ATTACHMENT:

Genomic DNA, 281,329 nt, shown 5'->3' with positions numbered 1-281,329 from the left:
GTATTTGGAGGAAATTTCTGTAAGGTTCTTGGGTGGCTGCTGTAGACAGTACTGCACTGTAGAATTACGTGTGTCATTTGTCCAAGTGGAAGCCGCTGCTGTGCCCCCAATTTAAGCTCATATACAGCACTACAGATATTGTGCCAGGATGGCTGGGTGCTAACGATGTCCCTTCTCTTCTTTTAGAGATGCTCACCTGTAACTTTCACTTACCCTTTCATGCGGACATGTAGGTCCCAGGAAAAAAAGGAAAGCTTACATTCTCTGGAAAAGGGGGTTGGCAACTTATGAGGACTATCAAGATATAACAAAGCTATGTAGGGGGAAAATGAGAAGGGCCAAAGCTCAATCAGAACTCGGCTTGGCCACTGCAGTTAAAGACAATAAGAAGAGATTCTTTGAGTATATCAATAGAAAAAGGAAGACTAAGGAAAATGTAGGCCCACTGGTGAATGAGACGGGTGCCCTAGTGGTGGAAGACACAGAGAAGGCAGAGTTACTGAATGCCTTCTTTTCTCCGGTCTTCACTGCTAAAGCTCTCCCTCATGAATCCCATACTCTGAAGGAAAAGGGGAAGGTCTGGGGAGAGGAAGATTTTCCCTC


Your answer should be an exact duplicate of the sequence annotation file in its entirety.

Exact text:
Genomic DNA, 281,329 nt, shown 5'->3' with positions numbered 1-281,329 from the left:
GTATTTGGAGGAAATTTCTGTAAGGTTCTTGGGTGGCTGCTGTAGACAGTACTGCACTGTAGAATTACGTGTGTCATTTGTCCAAGTGGAAGCCGCTGCTGTGCCCCCAATTTAAGCTCATATACAGCACTACAGATATTGTGCCAGGATGGCTGGGTGCTAACGATGTCCCTTCTCTTCTTTTAGAGATGCTCACCTGTAACTTTCACTTACCCTTTCATGCGGACATGTAGGTCCCAGGAAAAAAAGGAAAGCTTACATTCTCTGGAAAAGGGGGTTGGCAACTTATGAGGACTATCAAGATATAACAAAGCTATGTAGGGGGAAAATGAGAAGGGCCAAAGCTCAATCAGAACTCGGCTTGGCCACTGCAGTTAAAGACAATAAGAAGAGATTCTTTGAGTATATCAATAGAAAAAGGAAGACTAAGGAAAATGTAGGCCCACTGGTGAATGAGACGGGTGCCCTAGTGGTGGAAGACACAGAGAAGGCAGAGTTACTGAATGCCTTCTTTTCTCCGGTCTTCACTGCTAAAGCTCTCCCTCATGAATCCCATACTCTGAAGGAAAAGGGGAAGGTCTGGGGAGAGGAAGATTTTCCCTC